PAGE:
Three feedstocks, pine wood, grass and cow manure, were pyrolyzed under various conditions and tested on their ability to sorb metals in aquatic systems. The feedstocks were pyrolyzed at 2 different temperatures (350 °C and 550 °C) and 2 different residence times (10 and 60 min) and resulting biochars were assessed on their capability to immobilize Pb, Cu, Cd and Zn. Manure-based chars, and to a lesser extent grass-based chars, featured high concentrations of phosphates and carbonates. These anions play an important role in metal sorption because they form insoluble complexes with the metals. Washing reduced the concentration of these anions, leading to a reduced sorption of metals by the biochar. The carbonate concentration on the biochars’ surface increased at higher reactor temperature and longer residence times. The opposite trend was observed for the phosphate concentration and the cation exchange capacity. Accordingly, the optimal temperature-residence time combination for sorption was a trade-off between these properties. Biochar produced from cow manure and pyrolyzed at 550 °C for 10 min showed the best sorption for all metals considered.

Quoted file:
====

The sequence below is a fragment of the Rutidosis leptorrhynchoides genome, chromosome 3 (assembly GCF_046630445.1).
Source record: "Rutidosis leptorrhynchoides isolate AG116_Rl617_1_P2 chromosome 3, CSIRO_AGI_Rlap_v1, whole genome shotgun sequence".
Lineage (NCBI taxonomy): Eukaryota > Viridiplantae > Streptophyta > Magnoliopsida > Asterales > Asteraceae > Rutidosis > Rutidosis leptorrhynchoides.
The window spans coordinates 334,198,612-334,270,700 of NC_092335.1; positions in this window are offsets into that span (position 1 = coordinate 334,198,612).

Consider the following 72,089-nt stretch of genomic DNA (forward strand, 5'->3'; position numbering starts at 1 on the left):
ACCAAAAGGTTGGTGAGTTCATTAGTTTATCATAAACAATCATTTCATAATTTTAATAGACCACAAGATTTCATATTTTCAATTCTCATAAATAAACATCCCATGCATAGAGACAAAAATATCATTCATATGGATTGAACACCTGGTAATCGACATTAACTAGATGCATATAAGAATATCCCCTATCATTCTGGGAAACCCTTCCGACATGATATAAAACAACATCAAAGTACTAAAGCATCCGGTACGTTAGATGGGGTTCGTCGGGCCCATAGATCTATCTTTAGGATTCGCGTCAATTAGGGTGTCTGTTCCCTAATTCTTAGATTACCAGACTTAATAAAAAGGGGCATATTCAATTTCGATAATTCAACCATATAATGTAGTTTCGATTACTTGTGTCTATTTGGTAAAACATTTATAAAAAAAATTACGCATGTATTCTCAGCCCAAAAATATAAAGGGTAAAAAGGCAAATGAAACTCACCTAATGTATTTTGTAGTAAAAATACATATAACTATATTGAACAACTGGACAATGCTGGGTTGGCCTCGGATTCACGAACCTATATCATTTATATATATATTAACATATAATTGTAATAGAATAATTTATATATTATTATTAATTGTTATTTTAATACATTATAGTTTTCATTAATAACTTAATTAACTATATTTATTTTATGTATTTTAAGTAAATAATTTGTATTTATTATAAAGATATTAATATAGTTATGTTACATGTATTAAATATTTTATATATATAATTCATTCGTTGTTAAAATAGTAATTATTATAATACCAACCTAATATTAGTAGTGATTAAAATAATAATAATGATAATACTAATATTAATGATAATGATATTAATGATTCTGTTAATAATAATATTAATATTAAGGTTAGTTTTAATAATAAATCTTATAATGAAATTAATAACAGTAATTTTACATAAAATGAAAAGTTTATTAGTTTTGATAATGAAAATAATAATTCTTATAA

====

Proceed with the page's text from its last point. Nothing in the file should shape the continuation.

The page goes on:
- Cow manure biochar
- Metal sorption
- Pyrolysis conditions
ASJC Scopus subject areas
- Environmental Engineering
- Waste Management and Disposal
- Management, Monitoring, Policy and Law